Study participants randomized to the Easy-AD form reported higher acceptability over all as compared to the Standard Advance Directive, rating the Easy-AD easier to complete (80% vs. 62%) and easier to understand (83% vs. 58%).

Participants randomized to the Easy-AD form were also more likely to report greater self-efficacy with treatment decisions, reporting that the form made it easier to choose desired medical care (84% vs. 66%) and that they had confidence in making treatment decisions (92% vs. 79%) as compared to the Standard form.   Differences observed between the Easy-AD form and the Standard form were largest for those with limited literacy (e.g., easy to complete [68% vs. 27%] and Spanish-speakers, e.g., easier to complete [74% vs. 44%]). Subjects randomized to the Easy-AD form also had over one and one-half times higher comprehension scores concerning treatment choices.

Finally, most subjects (81%) preferred the Easy-AD form as compared to the Standard form.  The easier form was overwhelmingly preferred by subjects with high or low literacy and those who were both English and Spanish speakers.  Most participants in the study were older (mean age 61), half were women (53%), three-fourths were non-white, one-third were Spanish-speaking, and forty percent had limited literacy skills.

This study concluded that the easier advance directive form was associated with greater patient acceptability, self-efficacy with treatment decision, and comprehension, particularly for patients with literacy and language barriers.  However, regardless of literacy or language, the easier form was preferred by all participants.

Upon the study’s conclusion, the IHA began communicating to providers in California to get the word out about using this easy-to-use health care information.  IHA was so impressed with the study’s results and the EASY Ad-form that it decided to take the document a step further by doing two things.  The first was to post it on the nonprofit organization’s Web site, which is networked nationally with many health literacy advocacy Web sites and organizations.  The second was to complete translation of the document into Spanish, while retaining its low literacy reading level and cultural appropriateness.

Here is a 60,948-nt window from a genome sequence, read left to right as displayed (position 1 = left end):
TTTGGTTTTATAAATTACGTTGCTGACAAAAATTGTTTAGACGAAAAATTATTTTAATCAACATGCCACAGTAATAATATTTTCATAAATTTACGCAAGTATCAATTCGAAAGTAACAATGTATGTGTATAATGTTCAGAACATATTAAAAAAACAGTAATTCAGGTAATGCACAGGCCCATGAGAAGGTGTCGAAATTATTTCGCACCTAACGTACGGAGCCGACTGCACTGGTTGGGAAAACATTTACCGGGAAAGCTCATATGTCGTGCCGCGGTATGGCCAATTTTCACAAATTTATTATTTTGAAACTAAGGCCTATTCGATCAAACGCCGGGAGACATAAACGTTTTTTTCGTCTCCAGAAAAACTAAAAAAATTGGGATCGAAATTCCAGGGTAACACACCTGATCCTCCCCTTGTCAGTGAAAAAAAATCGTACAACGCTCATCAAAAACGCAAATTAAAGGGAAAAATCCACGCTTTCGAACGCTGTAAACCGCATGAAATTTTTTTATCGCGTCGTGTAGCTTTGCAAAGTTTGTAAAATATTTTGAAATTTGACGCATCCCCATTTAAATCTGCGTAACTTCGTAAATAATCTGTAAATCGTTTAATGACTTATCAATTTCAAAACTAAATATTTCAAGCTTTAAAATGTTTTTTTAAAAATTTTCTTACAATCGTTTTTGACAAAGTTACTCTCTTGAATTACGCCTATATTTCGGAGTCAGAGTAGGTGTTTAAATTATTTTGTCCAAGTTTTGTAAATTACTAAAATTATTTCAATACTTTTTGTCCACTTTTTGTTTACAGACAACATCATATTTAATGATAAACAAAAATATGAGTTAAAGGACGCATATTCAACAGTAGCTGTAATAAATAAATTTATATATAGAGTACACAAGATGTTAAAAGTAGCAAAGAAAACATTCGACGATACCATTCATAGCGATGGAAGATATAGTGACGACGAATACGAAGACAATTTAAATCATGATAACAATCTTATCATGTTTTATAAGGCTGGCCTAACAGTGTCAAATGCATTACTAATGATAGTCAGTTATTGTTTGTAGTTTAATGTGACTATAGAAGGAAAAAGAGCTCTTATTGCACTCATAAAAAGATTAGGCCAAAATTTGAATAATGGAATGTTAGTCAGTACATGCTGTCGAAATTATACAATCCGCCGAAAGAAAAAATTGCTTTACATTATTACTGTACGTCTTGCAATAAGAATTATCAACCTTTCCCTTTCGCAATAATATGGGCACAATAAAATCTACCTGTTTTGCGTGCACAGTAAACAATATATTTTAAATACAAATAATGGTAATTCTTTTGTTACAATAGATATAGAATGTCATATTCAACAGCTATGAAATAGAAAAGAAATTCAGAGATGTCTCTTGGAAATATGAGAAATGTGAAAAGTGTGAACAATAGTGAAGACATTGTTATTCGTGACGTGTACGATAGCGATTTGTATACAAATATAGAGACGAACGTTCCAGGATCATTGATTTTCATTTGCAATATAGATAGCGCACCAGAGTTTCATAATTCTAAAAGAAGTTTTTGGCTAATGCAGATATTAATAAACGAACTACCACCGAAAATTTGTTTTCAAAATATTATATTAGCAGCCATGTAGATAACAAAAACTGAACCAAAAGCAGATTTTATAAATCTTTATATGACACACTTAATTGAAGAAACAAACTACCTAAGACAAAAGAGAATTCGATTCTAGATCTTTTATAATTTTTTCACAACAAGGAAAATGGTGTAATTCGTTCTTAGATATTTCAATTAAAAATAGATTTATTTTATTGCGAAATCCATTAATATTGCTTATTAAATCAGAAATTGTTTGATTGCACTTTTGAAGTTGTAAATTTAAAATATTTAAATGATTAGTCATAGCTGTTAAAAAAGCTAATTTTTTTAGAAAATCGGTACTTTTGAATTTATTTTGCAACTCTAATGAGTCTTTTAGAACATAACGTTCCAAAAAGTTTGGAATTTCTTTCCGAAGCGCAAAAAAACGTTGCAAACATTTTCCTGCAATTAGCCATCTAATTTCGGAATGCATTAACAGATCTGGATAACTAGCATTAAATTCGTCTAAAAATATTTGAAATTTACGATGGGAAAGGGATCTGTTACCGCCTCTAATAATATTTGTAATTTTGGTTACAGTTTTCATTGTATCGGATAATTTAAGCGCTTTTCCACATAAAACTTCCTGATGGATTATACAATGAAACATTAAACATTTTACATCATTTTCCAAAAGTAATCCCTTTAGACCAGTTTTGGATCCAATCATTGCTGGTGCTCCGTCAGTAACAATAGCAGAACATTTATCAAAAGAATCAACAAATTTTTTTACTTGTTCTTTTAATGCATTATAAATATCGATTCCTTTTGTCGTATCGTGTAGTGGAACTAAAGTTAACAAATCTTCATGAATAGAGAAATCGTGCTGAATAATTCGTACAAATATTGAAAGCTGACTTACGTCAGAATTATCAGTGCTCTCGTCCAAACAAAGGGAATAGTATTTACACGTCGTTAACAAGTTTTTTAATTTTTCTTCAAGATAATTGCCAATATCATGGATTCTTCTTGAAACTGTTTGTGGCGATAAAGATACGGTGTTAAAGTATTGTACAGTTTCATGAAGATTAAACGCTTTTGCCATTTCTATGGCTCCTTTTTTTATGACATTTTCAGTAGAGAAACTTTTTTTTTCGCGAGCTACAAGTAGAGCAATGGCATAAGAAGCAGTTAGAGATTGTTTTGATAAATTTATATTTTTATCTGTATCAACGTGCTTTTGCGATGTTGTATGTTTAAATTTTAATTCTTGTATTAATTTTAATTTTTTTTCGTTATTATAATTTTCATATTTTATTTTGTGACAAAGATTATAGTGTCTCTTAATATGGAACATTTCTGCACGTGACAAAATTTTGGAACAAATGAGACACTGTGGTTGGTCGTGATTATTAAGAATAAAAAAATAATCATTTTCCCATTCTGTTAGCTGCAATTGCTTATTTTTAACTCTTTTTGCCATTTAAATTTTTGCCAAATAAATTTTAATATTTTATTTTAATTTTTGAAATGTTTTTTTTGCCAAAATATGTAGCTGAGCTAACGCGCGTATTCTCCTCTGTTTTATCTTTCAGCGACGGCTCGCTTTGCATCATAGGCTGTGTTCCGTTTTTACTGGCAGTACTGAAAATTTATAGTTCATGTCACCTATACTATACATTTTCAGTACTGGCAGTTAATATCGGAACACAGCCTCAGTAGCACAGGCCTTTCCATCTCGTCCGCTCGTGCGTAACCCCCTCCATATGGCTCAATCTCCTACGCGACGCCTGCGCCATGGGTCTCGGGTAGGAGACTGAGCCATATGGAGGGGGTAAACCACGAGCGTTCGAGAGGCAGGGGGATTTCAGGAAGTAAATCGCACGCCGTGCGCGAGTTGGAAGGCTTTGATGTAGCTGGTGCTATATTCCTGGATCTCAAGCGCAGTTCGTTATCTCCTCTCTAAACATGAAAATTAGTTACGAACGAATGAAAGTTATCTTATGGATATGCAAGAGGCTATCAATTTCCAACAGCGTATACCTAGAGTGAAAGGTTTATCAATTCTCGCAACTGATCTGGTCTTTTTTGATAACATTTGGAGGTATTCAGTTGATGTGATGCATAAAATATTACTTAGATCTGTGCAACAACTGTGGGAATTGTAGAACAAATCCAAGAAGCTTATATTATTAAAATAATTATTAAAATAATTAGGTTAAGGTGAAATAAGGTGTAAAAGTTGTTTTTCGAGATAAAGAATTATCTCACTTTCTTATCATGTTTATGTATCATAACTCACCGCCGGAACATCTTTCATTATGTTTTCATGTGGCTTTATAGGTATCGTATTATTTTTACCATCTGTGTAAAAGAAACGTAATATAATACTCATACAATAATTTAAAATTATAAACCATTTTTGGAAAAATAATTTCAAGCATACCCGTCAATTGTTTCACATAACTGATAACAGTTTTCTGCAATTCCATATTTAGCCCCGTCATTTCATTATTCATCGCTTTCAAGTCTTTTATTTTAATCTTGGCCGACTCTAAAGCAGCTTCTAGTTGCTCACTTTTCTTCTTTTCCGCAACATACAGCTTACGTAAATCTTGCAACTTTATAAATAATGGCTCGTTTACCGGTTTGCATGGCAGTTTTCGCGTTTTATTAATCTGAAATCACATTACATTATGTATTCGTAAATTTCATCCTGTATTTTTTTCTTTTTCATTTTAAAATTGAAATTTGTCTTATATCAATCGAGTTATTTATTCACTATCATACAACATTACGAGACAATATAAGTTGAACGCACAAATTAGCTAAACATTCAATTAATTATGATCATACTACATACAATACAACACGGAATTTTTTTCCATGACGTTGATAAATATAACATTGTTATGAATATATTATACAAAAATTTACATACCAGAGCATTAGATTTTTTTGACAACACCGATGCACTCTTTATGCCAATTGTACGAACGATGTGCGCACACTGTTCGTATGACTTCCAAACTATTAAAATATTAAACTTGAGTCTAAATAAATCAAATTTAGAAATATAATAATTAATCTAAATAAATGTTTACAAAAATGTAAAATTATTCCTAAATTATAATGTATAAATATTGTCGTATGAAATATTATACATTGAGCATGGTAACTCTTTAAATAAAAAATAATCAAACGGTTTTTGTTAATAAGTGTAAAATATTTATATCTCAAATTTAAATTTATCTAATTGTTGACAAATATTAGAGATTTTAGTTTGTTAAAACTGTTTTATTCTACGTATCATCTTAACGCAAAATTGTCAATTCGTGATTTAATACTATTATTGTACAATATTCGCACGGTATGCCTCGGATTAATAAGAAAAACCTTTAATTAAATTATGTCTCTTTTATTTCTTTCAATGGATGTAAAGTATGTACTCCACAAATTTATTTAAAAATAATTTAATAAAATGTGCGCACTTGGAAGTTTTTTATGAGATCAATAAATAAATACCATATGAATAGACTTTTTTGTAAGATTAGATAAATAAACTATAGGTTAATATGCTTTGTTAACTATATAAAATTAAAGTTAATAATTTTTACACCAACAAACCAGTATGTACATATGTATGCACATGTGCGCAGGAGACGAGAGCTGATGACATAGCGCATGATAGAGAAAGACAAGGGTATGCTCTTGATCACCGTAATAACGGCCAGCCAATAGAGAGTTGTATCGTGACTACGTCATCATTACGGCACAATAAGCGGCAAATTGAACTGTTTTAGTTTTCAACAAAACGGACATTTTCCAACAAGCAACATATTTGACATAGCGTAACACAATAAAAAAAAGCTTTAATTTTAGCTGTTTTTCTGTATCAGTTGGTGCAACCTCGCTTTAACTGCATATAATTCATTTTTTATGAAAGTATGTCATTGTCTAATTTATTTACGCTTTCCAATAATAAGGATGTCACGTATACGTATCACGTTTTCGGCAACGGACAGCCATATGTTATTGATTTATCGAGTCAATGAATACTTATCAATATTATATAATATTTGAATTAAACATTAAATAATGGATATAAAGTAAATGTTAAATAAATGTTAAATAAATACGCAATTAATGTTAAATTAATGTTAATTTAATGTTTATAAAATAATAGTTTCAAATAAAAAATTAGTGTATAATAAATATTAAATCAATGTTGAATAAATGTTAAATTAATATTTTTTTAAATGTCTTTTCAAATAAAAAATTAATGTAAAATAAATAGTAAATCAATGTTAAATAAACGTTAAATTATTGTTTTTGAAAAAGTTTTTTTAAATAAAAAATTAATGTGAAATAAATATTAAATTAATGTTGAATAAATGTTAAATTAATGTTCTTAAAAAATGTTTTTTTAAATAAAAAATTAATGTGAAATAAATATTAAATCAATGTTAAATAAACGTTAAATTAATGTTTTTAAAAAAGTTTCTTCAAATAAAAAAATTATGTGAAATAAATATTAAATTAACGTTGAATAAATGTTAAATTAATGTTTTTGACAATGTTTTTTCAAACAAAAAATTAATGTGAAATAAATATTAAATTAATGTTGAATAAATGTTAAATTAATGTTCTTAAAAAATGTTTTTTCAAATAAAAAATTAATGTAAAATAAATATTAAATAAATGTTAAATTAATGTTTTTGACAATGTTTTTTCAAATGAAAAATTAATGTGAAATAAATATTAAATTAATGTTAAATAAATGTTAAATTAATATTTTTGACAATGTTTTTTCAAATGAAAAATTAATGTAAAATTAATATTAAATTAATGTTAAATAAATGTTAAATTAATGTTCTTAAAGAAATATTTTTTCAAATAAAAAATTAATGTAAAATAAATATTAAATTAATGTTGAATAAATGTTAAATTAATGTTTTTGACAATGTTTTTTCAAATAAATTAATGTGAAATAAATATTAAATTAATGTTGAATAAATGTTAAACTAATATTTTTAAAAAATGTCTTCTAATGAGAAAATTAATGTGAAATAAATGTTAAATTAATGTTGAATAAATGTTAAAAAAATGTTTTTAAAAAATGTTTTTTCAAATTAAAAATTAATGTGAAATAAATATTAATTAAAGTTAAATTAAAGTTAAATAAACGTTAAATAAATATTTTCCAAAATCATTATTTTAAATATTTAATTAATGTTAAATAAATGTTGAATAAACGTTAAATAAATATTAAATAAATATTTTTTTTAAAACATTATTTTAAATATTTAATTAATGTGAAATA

For Californians, the Easy Advance Directive form is a very simple, fill-in-the-blank document that is written in “bullet-point” style and accompanied by illustrations.  The form is divided into three parts: (1) Choose a health care agent who can make medical decisions for you if you are too sick to make them yourself; (2) Make your own health care choices now so those who care for you won’t have to guess what you want if you are too sick to tell them yourself; and (3) A section of the form for necessary signatures that make the document legally binding.

By going to the IHA Web site at www.iha4health.org and downloading the document for their own distribution, health care providers will do much to help their patients have a say in the decisions that are made about their healthcare, should they become too sick or incapable of speaking for themselves.  The document is free to download, is offered in both English and Spanish, and is easy to follow and very simple to complete.  It offers individuals the opportunity to make their health care wishes known in advance and reduces the risk of a painful family decision in the event of a tragic illness or injury.